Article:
Scientist overcome major obstacles to stem cell heart repair

December 13th, 2007 - 5:35 pm ICT by admin  

Washington, Dec 13(ANI): Researchers at Imperial College, London made a major advancement in conquering two significant barriers in harnessing stem cells to repair damaged hearts.

The research led by Professor Sian Harding explained that maturing beating heart cells (cardiomyocytes) derived from embryonic stem cells helps in developing the physical scaffolding that would be needed to hold the patch in place in the heart.

The researchers were aiming to solve two problems in the development of a stem cell heart patch.

The first is undesirable side effects, such as arrhythmia, that can result from immature and undeveloped cardiomyocytes being introduced to the heart.

The second is the need for a scaffold that is biocompatible with the heart and is able to hold the new cardiomyocytes in place while they incorporate into the existing heart tissue.

The stem cell team, led by Dr Nadire Ali, co-investigator examined the cardiomyocytes for up to seven months and demonstrated that these cells do mature.

The team has also overcome obstacles in the development of a biocompatible scaffold.

A group of biomaterial engineers, led by Dr Aldo Boccaccini and Dr Qizhi Chen, co-investigators on the grant, in the Department of Materials, Imperial College London, modified elasticity and programmable degradation by developing a new biomaterial with high level of biocompatibility with human tissue.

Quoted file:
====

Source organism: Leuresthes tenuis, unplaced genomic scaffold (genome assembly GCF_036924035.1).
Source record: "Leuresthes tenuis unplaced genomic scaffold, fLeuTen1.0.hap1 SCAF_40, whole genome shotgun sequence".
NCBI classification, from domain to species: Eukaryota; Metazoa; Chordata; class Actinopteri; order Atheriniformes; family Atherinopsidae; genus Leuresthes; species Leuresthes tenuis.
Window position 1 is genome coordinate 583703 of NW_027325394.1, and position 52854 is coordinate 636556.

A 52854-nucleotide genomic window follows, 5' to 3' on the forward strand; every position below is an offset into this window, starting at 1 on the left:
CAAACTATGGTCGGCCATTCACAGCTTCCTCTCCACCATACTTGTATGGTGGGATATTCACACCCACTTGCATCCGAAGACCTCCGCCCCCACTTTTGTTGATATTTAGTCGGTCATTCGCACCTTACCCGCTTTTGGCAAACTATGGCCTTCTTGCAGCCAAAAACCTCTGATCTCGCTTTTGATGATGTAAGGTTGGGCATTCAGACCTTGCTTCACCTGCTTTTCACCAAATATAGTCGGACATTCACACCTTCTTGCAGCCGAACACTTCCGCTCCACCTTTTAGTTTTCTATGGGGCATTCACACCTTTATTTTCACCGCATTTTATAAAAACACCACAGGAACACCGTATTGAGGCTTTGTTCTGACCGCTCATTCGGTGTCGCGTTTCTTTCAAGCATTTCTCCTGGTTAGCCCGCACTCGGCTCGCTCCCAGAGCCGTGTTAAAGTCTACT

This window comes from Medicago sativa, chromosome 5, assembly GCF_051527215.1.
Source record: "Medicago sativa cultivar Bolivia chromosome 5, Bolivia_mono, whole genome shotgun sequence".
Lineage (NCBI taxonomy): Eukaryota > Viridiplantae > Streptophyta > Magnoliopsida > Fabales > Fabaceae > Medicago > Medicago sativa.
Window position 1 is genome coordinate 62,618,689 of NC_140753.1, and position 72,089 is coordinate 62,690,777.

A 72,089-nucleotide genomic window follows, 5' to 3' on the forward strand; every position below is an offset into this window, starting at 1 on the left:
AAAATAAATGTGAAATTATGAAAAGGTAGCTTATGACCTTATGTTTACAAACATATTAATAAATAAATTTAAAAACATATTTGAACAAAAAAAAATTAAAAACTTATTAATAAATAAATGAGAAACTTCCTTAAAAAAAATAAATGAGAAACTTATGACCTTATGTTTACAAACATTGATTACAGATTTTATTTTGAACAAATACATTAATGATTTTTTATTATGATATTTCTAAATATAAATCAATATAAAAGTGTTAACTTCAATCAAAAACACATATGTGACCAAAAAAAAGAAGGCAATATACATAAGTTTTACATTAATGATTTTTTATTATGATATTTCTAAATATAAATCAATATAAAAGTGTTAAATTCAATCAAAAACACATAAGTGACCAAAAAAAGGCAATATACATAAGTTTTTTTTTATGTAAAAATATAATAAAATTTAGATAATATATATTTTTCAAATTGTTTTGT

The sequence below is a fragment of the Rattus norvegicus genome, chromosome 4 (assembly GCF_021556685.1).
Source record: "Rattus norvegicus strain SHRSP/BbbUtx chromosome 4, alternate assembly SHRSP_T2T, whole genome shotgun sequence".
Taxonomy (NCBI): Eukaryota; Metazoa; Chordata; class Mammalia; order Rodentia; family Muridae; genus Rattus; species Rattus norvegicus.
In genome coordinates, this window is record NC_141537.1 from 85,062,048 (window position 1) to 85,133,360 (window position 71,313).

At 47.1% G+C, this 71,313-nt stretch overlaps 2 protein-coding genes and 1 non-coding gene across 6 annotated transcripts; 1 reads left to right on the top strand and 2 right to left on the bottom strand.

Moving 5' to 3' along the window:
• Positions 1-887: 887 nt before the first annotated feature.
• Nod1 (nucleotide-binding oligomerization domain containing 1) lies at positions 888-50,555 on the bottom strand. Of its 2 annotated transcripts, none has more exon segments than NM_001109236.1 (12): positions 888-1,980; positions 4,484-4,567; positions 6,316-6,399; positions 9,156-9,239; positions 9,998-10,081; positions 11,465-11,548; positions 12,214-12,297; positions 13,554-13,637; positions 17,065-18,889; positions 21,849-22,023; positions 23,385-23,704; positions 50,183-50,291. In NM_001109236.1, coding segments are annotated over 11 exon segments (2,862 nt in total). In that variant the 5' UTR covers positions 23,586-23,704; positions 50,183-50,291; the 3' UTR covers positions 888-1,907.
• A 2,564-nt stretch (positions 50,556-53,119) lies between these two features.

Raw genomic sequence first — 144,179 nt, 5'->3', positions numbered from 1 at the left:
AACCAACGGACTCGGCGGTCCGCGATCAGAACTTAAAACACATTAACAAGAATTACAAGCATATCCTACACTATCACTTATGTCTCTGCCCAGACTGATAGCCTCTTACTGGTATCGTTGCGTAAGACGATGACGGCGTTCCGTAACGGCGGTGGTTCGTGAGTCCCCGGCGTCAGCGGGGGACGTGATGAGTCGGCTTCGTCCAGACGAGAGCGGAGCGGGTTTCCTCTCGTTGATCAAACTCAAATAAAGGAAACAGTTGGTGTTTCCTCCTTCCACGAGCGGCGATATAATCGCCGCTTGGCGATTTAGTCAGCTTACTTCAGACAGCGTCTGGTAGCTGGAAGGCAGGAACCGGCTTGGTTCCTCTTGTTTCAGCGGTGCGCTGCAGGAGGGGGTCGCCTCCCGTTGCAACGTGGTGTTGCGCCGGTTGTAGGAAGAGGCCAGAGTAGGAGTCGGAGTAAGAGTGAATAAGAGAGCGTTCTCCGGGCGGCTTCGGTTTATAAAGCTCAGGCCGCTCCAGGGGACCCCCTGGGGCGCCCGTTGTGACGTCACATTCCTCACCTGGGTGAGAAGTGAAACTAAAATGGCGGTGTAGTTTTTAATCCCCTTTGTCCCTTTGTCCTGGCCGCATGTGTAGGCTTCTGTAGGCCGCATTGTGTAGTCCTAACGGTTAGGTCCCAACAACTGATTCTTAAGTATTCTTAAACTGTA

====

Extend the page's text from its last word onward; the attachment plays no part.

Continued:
The researchers found that their material, which shares the elastic characteristics of heart tissue, could be programmed to degrade in anything from two weeks upwards depending on the temperatures used during synthesis.

Professor Harding said that the work done represented a step ahead in understanding how stem cell-derived developing heart cells can be matured in the laboratory.

Although we are still some way from having a treatment in the clinic we have made excellent progress on solving some of the basic problems with stem cell heart therapies, she said.

The work we have done represents a step forward in both understanding how stem cell-derived developing heart cells can be matured in the laboratory and how materials could be synthesised to form a patch to deliver them to damaged areas of the heart, she added.

Prof Harding also said that a little work still has to be done before it is used in humans.

A significant amount of hard work and research remains to be done before we will see this being used in patients but the heart is an area where stem cell therapies offer promise, said Harding.

The next step is to see how the material and cell combination behave in the long term.

The research was presented at UK Stem Cell Initiative conference in Coventry. (ANI)

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